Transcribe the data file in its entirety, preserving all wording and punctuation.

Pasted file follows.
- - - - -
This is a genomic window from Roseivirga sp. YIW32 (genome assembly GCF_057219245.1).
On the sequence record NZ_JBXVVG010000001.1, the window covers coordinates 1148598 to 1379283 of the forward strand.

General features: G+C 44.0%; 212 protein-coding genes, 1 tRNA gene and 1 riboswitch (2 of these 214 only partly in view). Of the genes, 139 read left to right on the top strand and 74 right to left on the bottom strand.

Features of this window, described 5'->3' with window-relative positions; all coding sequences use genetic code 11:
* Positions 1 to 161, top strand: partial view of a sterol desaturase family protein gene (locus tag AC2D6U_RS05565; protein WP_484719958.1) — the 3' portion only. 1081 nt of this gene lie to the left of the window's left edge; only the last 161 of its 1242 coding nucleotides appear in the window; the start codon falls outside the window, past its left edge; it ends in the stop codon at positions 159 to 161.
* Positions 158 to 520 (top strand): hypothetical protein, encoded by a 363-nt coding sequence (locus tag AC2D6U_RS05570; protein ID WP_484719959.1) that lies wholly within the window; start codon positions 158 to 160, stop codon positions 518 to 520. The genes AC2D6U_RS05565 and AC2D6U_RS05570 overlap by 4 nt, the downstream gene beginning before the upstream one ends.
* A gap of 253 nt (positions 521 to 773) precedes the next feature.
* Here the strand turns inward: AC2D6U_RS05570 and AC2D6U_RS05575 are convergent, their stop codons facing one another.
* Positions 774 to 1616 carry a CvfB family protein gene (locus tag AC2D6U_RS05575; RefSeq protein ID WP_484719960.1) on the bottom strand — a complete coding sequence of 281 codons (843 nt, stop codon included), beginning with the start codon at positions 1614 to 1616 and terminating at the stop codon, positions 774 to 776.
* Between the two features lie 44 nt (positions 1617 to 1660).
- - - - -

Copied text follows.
This is a genomic window from Roseivirga sp. YIW32 (genome assembly GCF_057219245.1).
On the sequence record NZ_JBXVVG010000001.1, the window covers coordinates 1148598 to 1379283 of the forward strand.

General features: G+C 44.0%; 212 protein-coding genes, 1 tRNA gene and 1 riboswitch (2 of these 214 only partly in view). Of the genes, 139 read left to right on the top strand and 74 right to left on the bottom strand.

Features of this window, described 5'->3' with window-relative positions; all coding sequences use genetic code 11:
* Positions 1 to 161, top strand: partial view of a sterol desaturase family protein gene (locus tag AC2D6U_RS05565; protein WP_484719958.1) — the 3' portion only. 1081 nt of this gene lie to the left of the window's left edge; only the last 161 of its 1242 coding nucleotides appear in the window; the start codon falls outside the window, past its left edge; it ends in the stop codon at positions 159 to 161.
* Positions 158 to 520 (top strand): hypothetical protein, encoded by a 363-nt coding sequence (locus tag AC2D6U_RS05570; protein ID WP_484719959.1) that lies wholly within the window; start codon positions 158 to 160, stop codon positions 518 to 520. The genes AC2D6U_RS05565 and AC2D6U_RS05570 overlap by 4 nt, the downstream gene beginning before the upstream one ends.
* A gap of 253 nt (positions 521 to 773) precedes the next feature.
* Here the strand turns inward: AC2D6U_RS05570 and AC2D6U_RS05575 are convergent, their stop codons facing one another.
* Positions 774 to 1616 carry a CvfB family protein gene (locus tag AC2D6U_RS05575; RefSeq protein ID WP_484719960.1) on the bottom strand — a complete coding sequence of 281 codons (843 nt, stop codon included), beginning with the start codon at positions 1614 to 1616 and terminating at the stop codon, positions 774 to 776.
* Between the two features lie 44 nt (positions 1617 to 1660).